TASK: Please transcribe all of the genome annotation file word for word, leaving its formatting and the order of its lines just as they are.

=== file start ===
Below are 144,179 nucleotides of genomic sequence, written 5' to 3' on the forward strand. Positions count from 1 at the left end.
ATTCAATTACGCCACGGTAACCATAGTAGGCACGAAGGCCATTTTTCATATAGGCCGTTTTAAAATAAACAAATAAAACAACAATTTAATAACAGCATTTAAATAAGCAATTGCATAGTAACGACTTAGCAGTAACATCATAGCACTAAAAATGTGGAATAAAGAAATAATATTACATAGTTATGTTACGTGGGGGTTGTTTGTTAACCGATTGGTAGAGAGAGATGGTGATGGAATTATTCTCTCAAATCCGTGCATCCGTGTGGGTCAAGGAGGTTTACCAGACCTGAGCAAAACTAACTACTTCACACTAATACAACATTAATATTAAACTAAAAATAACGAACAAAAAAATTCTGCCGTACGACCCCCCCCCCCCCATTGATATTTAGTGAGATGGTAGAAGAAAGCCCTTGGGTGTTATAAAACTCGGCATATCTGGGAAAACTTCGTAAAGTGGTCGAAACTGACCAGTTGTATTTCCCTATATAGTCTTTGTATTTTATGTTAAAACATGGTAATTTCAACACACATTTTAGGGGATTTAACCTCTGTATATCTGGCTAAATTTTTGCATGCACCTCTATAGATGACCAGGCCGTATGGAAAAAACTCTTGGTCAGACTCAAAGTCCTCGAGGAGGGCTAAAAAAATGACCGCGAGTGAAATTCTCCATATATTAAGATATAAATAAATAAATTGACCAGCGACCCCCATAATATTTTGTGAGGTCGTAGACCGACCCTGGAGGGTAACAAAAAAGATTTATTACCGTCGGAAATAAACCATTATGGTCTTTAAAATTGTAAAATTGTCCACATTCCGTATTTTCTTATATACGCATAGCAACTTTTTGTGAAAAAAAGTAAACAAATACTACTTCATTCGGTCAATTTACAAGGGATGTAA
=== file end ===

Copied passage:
Below are 144,179 nucleotides of genomic sequence, written 5' to 3' on the forward strand. Positions count from 1 at the left end.
ATTCAATTACGCCACGGTAACCATAGTAGGCACGAAGGCCATTTTTCATATAGGCCGTTTTAAAATAAACAAATAAAACAACAATTTAATAACAGCATTTAAATAAGCAATTGCATAGTAACGACTTAGCAGTAACATCATAGCACTAAAAATGTGGAATAAAGAAATAATATTACATAGTTATGTTACGTGGGGGTTGTTTGTTAACCGATTGGTAGAGAGAGATGGTGATGGAATTATTCTCTCAAATCCGTGCATCCGTGTGGGTCAAGGAGGTTTACCAGACCTGAGCAAAACTAACTACTTCACACTAATACAACATTAATATTAAACTAAAAATAACGAACAAAAAAATTCTGCCGTACGACCCCCCCCCCCCCATTGATATTTAGTGAGATGGTAGAAGAAAGCCCTTGGGTGTTATAAAACTCGGCATATCTGGGAAAACTTCGTAAAGTGGTCGAAACTGACCAGTTGTATTTCCCTATATAGTCTTTGTATTTTATGTTAAAACATGGTAATTTCAACACACATTTTAGGGGATTTAACCTCTGTATATCTGGCTAAATTTTTGCATGCACCTCTATAGATGACCAGGCCGTATGGAAAAAACTCTTGGTCAGACTCAAAGTCCTCGAGGAGGGCTAAAAAAATGACCGCGAGTGAAATTCTCCATATATTAAGATATAAATAAATAAATTGACCAGCGACCCCCATAATATTTTGTGAGGTCGTAGACCGACCCTGGAGGGTAACAAAAAAGATTTATTACCGTCGGAAATAAACCATTATGGTCTTTAAAATTGTAAAATTGTCCACATTCCGTATTTTCTTATATACGCATAGCAACTTTTTGTGAAAAAAAGTAAACAAATACTACTTCATTCGGTCAATTTACAAGGGATGTAA